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Written Answers

Volume 569: debated on Thursday 29 February 1996

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Written Answers

Thursday, 29th February 1996.

Grenada, Dominica And Solomon Islands: Loans

asked Her Majesty's Government:On what dates Grenada, Dominica and the Solomon Islands first went into arrears with repayments of United Kingdom aid loans; on what dates new commitments of financial aid to those countries were suspended. and whether they will publish a table showing the sums of money disbursed to each of those countries since those dates, listing in the case of each disbursement the previously existing contractual commitment under which it was made.

The Minister of State, Foreign and Commonwealth Office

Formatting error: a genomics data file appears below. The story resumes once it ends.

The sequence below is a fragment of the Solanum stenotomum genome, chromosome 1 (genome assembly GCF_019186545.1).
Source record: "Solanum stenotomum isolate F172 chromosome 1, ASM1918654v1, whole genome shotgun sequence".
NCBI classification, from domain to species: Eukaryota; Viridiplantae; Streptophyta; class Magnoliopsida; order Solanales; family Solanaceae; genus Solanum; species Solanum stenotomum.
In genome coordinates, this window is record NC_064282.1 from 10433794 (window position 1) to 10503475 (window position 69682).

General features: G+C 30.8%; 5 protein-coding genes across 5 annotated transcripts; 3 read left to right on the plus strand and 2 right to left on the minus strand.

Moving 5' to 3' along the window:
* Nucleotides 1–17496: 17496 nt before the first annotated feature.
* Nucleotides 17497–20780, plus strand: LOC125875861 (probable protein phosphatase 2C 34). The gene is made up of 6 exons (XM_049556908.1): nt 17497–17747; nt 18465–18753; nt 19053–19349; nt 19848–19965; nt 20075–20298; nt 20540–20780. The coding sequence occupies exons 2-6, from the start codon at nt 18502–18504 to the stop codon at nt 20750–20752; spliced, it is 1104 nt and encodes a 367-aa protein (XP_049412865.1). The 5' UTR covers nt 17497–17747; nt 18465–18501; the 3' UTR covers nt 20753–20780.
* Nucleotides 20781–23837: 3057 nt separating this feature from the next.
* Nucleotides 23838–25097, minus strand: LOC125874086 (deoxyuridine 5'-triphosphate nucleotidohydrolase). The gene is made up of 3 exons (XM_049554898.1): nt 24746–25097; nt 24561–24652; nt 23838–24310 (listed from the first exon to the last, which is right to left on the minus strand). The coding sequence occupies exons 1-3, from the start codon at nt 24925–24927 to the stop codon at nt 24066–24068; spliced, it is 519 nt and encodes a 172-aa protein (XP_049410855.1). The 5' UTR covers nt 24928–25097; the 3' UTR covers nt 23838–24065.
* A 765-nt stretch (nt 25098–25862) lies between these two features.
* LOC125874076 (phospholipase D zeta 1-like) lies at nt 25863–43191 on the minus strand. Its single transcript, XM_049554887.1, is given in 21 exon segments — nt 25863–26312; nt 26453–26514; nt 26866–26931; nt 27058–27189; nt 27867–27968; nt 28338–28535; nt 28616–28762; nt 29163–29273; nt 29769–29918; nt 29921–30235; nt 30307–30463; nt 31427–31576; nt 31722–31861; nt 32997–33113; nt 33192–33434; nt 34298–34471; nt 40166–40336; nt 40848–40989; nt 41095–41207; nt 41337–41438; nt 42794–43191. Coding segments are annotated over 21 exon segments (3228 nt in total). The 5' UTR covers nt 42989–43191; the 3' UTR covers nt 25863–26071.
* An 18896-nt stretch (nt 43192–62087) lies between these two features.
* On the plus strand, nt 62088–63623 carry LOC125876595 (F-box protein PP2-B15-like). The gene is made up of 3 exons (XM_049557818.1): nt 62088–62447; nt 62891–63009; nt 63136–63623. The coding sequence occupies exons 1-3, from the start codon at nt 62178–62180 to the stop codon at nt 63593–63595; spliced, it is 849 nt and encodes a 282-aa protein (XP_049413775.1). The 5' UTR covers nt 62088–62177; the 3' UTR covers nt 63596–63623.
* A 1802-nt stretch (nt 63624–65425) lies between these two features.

(Baroness Chalker of Wallasey)

The dates on which Grenada. Dominica and Solomon Islands first went into arrears with repayment of United Kingdom loans were as follows:

  • Grenada: 1st October 1991
  • Dominica: 1st December 1992
  • Solomon Islands: 21st April 1991
It is ODA's normal policy not to make new capital aid funds available to countries in arrears on aid loans. In the case of Dominica, therefore, disbursement of a £5 million allocation announced in 1993 was made subject to payment of loan arrears. However, as an exceptional measure, and in recognition of the effects of a severe hurricane in 1995, £200,000 was committed for a Community Development Programme in January 1996 after clearance with the Treasury. In the case of Grenada, the only new grant agreement signed since the date of arrears was for £465,000 in July 1994, also for a Community Development Support Grant. In the case of the Solomon Islands no new grant agreements have been signed, apart from one for 180,000 signed in May 1991 very shortly after the Solomon Islands fell into arrears.Disbursements to Grenada, Dominica and Solomon Islands under previously existing Grant/Loan Agreements since the date of first default were as follows:-Grenada Loan 1985